Select Committee on Innovation, Universities, Science and Skills Written Evidence

Memorandum 12

Submission from the Australian Institute of Physics


  I am the President of the Australian Institute of Physics.

  I am writing to express the serious concern of the Australian Physics community at the abrupt set of decisions made by your government to reduce the funding of important major physics initiatives and physics research in general. The planned budget cut of 80 million over the next three years will lead to job losses at universities and three leading research laboratories; a 25 per cent cut in university grants; withdrawal from a number of high-profile programmes such as the International Linear Collider and lead to some university physics departments losing up to £750,000 in income.

  The basis for our concerns is the following:

    1.  Such a sudden decision to cease involvement with long term multi-national research programs is damaging the stellar international reputation of UK science. UK researchers have been leaders in so many aspects of fundamental research which at the time did not have any clear path to impact but subsequently became the basis for modern civilization. The work of Maxwell and Faraday are two classic examples. The involvement in the multi-national research programs will have a similar impact on society when they reach fruition.

    2.  These decisions were made with a profound lack of consultation. Many physicists have committed significant effort to participate and contribute to these international and large research programs usually with high personal cost, and the commitment demonstrated is far beyond their financial rewards. Even researchers at university departments and government laboratories are committed and effective in their research usually driven by the desire to undertake work that will make a difference. Sudden decisions leading to the cutting these research programs is insulting and belittling of the vocation of a scientist. It is well known that the financial return for many scientists is not commensurate with their level of training and hours worked compared to other professions. Furthermore, the sudden removal of support for multinational research programs places the burden of funding on other nations and may put the whole research program which has had significant investment to date, under threat. Many of these programs are close to achieving important results that may change the way we understand the basis of existence and the potential for energy generation. Many other fundamental research programs may be lost with that investment wasted.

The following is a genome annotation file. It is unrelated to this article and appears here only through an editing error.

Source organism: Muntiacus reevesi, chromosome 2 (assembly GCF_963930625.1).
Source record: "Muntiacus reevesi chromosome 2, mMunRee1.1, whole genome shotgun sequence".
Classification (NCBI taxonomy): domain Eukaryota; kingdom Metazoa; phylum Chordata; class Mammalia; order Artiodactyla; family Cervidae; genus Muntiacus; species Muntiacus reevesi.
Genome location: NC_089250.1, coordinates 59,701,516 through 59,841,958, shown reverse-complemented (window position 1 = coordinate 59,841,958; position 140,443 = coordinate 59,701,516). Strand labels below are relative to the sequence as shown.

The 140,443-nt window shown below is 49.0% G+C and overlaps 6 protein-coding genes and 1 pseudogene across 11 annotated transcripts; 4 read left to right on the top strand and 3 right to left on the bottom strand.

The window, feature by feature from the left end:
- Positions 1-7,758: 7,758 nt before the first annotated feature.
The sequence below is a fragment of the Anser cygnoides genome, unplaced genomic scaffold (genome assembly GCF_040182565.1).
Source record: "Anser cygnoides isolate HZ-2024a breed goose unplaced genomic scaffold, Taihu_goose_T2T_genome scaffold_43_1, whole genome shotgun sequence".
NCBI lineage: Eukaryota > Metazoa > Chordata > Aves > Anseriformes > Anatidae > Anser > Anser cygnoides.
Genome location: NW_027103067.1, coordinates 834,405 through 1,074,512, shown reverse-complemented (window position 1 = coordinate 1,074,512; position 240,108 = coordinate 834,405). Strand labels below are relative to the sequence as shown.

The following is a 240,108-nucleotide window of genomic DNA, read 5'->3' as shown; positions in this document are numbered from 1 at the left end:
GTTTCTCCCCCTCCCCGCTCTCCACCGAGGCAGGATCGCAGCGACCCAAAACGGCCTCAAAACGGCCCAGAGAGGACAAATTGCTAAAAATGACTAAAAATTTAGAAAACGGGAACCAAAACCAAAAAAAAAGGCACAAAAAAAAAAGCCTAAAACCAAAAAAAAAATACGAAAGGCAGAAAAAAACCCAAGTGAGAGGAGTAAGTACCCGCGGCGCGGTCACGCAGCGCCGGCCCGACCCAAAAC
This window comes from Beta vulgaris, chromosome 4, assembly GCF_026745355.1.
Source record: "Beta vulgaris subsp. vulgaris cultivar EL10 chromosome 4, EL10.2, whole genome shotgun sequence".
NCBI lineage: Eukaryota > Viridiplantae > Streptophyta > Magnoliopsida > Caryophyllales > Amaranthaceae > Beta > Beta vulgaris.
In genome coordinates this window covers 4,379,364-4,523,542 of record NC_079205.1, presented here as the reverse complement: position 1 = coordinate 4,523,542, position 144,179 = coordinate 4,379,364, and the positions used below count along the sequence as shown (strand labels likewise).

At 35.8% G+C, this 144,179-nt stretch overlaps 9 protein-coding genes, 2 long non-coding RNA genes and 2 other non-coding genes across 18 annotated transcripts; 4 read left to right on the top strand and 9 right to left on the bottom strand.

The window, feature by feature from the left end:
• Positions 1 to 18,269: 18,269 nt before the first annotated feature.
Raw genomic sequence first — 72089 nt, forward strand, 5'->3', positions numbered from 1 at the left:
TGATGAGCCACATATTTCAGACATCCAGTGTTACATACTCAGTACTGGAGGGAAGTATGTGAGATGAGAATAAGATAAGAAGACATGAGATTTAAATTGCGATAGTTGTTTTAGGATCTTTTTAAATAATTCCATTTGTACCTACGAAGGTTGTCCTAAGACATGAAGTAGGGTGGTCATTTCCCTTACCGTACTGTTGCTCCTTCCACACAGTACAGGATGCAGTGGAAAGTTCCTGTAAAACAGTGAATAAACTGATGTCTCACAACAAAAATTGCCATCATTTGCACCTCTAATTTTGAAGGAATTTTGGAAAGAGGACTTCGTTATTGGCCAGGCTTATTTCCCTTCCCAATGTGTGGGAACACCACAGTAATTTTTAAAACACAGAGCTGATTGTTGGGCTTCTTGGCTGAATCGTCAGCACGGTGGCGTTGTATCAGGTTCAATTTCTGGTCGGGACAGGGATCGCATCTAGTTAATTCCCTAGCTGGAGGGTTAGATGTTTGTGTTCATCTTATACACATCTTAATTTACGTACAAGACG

3.  The long term consequences will be far greater than the relatively small savings in relation to the overall science research budget. Physics research contributes to 6.4% (Gross Value Added) of the UK economy which is equivalent to the financial, banking and insurance sector. 5% of jobs in the UK are in physics-based technology companies (Centre for Economics and Business Research Ltd, September 2007). Furthermore the UK is already beginning to fall behind in international competitiveness. The current plans to cut physics research will lead to further exacerbation of this decline and the potential reduction in the UK industry sectors reliant on physics-based innovation.

    4.  The lack of support and the demolition of careers for some physicists will have a ripple effect with young people not believing that a career in physics is sustainable or reliable and they will seek out other careers in professions that are not producing the innovation needed to drive a successful economy.

  I urge your government to reconsider the very damaging decisions recently made and determine another way to achieve the reduction in the national budget that your government is seeking. The savings of 80 million over three years will be rapidly overshadowed by reduced international economic competitiveness, reduction in the development of innovative physics—ased technologies that provide significant employment and economic activity in the UK, loss of innovation, reduction in young people aspiring to be the future generation of innovators and irreparable loss of the high level of international reputation.

February 2008

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